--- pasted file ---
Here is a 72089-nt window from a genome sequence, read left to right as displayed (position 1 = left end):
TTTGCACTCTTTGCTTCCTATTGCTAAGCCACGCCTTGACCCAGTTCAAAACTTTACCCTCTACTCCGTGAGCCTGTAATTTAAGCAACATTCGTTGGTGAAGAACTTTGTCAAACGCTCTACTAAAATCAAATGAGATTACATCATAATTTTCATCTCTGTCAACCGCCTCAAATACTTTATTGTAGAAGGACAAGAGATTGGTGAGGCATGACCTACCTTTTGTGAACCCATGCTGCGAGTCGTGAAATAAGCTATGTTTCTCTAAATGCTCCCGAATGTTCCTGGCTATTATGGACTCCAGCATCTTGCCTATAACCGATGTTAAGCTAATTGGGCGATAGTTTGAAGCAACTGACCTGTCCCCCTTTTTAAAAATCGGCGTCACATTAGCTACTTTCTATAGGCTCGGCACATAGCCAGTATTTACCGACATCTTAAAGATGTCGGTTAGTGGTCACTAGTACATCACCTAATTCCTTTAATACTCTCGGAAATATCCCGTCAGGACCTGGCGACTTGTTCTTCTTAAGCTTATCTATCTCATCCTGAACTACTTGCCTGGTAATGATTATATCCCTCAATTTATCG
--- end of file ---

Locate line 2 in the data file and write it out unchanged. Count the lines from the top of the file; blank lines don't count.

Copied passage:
TTTGCACTCTTTGCTTCCTATTGCTAAGCCACGCCTTGACCCAGTTCAAAACTTTACCCTCTACTCCGTGAGCCTGTAATTTAAGCAACATTCGTTGGTGAAGAACTTTGTCAAACGCTCTACTAAAATCAAATGAGATTACATCATAATTTTCATCTCTGTCAACCGCCTCAAATACTTTATTGTAGAAGGACAAGAGATTGGTGAGGCATGACCTACCTTTTGTGAACCCATGCTGCGAGTCGTGAAATAAGCTATGTTTCTCTAAATGCTCCCGAATGTTCCTGGCTATTATGGACTCCAGCATCTTGCCTATAACCGATGTTAAGCTAATTGGGCGATAGTTTGAAGCAACTGACCTGTCCCCCTTTTTAAAAATCGGCGTCACATTAGCTACTTTCTATAGGCTCGGCACATAGCCAGTATTTACCGACATCTTAAAGATGTCGGTTAGTGGTCACTAGTACATCACCTAATTCCTTTAATACTCTCGGAAATATCCCGTCAGGACCTGGCGACTTGTTCTTCTTAAGCTTATCTATCTCATCCTGAACTACTTGCCTGGTAATGATTATATCCCTCAATTTATCG